Our eeSilk Stem is highly tunable to your unique riding style and preferences via an external, single bolt elastomer change (there is no need to remove your handlebars to make a change). Unlike the elastomers used for our seatposts we do not have recommendations based on rider weight. After many hours of ride testing with many different riders, we discovered that people prefer very different setups and should choose their elastomer based on their unique style and preference. There are a number of variables that come into play when riding the eeSilk stem; stem length, bike geometry, terrain, etc all play a part in determining which elastomer works best for you. Let's get into the details:
Riding Style and Preference: Are you riding on pure tarmac or do you seek out the most challenging gravel routes? Do you prefer comfort above all else or are you focused on speed? For smooth road riding you may want a firmer elastomer; For gravel road riding you’ll likely want more bump absorption and therefore something softer; For speed and efficiency a firmer elastomer might suit and for total comfort you'll probably lean toward a softer elastomer. Or you could change up the paradigm and break all of the rules. There is no one-size-fits-all. A huge benefit of the eeSilk stem is that, with the compliance switch, you can choose to run a softer elastomer for the rough stuff and quickly switch to the firm setting for when things smooth out.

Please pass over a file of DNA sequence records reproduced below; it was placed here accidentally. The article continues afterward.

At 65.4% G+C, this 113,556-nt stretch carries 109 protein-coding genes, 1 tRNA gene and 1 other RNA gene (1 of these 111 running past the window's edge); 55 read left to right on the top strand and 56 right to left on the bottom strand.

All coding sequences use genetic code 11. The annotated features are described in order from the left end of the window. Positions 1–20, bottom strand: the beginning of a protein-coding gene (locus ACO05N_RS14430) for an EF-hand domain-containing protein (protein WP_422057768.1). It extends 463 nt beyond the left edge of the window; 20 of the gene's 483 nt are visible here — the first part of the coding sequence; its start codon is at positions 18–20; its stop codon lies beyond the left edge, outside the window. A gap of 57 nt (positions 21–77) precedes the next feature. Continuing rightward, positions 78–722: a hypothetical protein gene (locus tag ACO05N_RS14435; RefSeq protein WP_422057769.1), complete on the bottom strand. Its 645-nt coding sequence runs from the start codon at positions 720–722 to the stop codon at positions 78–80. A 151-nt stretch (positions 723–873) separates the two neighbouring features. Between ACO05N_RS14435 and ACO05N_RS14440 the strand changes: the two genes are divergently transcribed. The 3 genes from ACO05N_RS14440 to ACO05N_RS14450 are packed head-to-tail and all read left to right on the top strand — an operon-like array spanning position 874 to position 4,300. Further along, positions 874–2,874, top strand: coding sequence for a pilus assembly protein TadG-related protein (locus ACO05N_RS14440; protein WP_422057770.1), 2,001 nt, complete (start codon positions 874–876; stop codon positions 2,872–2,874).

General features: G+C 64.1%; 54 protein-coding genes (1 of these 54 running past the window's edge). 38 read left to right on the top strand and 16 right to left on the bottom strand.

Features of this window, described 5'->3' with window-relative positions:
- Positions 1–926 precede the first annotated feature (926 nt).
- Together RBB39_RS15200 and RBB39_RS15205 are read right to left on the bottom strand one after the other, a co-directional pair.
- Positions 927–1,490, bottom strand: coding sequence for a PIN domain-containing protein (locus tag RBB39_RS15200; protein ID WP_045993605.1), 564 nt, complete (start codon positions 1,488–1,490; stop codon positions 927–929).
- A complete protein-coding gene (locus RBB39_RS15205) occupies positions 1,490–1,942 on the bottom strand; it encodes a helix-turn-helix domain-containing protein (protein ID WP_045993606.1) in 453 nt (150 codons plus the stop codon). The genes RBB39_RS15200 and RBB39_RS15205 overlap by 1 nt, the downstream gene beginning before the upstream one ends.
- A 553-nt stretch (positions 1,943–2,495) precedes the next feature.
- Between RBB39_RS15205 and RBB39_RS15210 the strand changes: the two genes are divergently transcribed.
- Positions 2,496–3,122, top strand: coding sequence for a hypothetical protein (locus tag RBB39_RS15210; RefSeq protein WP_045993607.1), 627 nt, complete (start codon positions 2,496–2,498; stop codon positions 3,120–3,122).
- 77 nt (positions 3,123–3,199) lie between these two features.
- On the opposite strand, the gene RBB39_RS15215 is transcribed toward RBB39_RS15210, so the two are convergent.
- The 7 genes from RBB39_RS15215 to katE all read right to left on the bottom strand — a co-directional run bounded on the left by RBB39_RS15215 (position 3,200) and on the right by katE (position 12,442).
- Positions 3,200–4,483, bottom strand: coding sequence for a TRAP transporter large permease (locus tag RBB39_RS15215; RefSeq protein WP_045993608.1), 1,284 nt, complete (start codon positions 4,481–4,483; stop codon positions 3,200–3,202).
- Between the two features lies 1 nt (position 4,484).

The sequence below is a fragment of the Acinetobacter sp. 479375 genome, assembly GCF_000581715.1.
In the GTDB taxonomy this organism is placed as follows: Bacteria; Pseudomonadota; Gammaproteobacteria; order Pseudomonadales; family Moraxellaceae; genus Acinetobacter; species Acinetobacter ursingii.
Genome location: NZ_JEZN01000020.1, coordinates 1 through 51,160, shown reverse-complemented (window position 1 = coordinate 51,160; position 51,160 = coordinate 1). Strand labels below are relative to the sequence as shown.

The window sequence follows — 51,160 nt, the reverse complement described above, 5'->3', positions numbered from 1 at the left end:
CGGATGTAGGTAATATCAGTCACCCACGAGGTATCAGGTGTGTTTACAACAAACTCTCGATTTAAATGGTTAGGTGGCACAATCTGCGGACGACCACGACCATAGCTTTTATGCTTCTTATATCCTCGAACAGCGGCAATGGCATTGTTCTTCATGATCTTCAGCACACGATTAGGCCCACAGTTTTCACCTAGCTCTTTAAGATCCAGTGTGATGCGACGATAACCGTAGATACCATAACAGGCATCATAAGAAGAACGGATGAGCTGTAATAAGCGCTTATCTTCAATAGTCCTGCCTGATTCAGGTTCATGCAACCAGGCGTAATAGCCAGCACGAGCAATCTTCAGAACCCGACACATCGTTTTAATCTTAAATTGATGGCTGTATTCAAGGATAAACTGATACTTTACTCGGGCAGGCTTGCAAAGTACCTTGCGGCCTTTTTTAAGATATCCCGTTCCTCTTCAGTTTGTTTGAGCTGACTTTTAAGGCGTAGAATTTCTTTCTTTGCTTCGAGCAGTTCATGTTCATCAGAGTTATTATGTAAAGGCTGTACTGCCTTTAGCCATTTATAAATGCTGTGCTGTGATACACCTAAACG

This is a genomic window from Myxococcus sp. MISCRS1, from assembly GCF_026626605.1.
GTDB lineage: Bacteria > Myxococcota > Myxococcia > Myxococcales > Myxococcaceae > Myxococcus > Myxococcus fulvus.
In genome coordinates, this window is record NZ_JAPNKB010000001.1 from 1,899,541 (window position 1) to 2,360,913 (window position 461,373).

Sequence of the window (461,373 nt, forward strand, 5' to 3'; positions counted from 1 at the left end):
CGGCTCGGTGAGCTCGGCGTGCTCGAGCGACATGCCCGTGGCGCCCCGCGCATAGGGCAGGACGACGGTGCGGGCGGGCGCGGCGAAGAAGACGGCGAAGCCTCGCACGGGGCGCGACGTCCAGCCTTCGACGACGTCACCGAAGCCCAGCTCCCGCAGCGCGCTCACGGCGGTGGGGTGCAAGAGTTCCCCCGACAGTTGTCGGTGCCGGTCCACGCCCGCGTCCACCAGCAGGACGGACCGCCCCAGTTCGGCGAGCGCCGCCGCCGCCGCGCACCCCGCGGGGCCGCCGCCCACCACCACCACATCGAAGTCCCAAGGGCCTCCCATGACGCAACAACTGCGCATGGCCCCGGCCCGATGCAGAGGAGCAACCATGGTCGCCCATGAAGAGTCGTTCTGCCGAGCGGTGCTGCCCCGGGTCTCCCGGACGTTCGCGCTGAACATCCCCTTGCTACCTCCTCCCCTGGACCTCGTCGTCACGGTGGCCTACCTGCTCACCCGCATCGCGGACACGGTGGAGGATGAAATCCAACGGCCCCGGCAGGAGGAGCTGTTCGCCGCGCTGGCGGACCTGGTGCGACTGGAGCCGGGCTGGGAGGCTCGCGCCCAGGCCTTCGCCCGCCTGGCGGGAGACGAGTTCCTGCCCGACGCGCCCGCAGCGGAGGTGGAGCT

Other Variables: these variables all affect the amount of force that goes through the pivot mechanism of your stem. Your body weight and weight bias on a bike affect the force transferred into the stem but this will be magnified by leverage. Your stem length and your position on the bike are the main drivers of this leverage. Shorter stems leverage less of your weight through the pivot mechanism and that will yield a relatively soft elastomer. Longer stems create more leverage and yield a firmer elastomer. Similarly, flat handlebars will create less leverage than drop bars. You'll also experience less pivot movement when in the "drops" of a drop handlebar than a hand position on the brake hoods.
So, yeah, the answer to this question is inexact but, hopefully, it emboldens you to go for a ride and experiment with the various elastomers and, ultimately, choose what works best for you and your unique situation. For any questions that are left unanswered please send us an email or give us a call.